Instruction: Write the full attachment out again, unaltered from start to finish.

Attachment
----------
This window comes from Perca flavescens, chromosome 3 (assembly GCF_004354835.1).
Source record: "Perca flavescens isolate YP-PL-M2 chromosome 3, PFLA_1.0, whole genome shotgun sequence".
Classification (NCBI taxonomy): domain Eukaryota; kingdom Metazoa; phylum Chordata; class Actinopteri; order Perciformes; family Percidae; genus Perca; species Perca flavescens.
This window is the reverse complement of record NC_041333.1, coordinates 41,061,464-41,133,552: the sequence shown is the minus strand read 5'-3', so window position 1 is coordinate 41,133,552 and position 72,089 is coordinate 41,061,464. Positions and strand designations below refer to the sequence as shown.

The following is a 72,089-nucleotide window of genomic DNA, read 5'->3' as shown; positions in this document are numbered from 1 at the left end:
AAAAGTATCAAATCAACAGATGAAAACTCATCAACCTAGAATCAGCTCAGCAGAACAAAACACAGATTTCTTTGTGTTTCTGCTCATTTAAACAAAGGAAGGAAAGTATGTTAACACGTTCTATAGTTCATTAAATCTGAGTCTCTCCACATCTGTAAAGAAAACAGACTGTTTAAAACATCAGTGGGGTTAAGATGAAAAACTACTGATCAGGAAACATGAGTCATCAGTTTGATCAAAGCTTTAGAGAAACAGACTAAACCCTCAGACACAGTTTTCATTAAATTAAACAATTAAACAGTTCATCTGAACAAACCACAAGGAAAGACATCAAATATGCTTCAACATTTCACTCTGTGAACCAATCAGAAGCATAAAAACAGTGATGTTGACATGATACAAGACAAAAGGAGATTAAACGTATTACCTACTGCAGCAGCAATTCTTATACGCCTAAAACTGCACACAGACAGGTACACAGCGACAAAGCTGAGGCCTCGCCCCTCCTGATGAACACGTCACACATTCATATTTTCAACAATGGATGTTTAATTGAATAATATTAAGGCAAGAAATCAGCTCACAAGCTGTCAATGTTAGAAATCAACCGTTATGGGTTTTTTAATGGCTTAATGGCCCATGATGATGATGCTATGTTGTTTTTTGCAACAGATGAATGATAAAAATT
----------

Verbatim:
This window comes from Perca flavescens, chromosome 3 (assembly GCF_004354835.1).
Source record: "Perca flavescens isolate YP-PL-M2 chromosome 3, PFLA_1.0, whole genome shotgun sequence".
Classification (NCBI taxonomy): domain Eukaryota; kingdom Metazoa; phylum Chordata; class Actinopteri; order Perciformes; family Percidae; genus Perca; species Perca flavescens.
This window is the reverse complement of record NC_041333.1, coordinates 41,061,464-41,133,552: the sequence shown is the minus strand read 5'-3', so window position 1 is coordinate 41,133,552 and position 72,089 is coordinate 41,061,464. Positions and strand designations below refer to the sequence as shown.

The following is a 72,089-nucleotide window of genomic DNA, read 5'->3' as shown; positions in this document are numbered from 1 at the left end:
AAAAGTATCAAATCAACAGATGAAAACTCATCAACCTAGAATCAGCTCAGCAGAACAAAACACAGATTTCTTTGTGTTTCTGCTCATTTAAACAAAGGAAGGAAAGTATGTTAACACGTTCTATAGTTCATTAAATCTGAGTCTCTCCACATCTGTAAAGAAAACAGACTGTTTAAAACATCAGTGGGGTTAAGATGAAAAACTACTGATCAGGAAACATGAGTCATCAGTTTGATCAAAGCTTTAGAGAAACAGACTAAACCCTCAGACACAGTTTTCATTAAATTAAACAATTAAACAGTTCATCTGAACAAACCACAAGGAAAGACATCAAATATGCTTCAACATTTCACTCTGTGAACCAATCAGAAGCATAAAAACAGTGATGTTGACATGATACAAGACAAAAGGAGATTAAACGTATTACCTACTGCAGCAGCAATTCTTATACGCCTAAAACTGCACACAGACAGGTACACAGCGACAAAGCTGAGGCCTCGCCCCTCCTGATGAACACGTCACACATTCATATTTTCAACAATGGATGTTTAATTGAATAATATTAAGGCAAGAAATCAGCTCACAAGCTGTCAATGTTAGAAATCAACCGTTATGGGTTTTTTAATGGCTTAATGGCCCATGATGATGATGCTATGTTGTTTTTTGCAACAGATGAATGATAAAAATT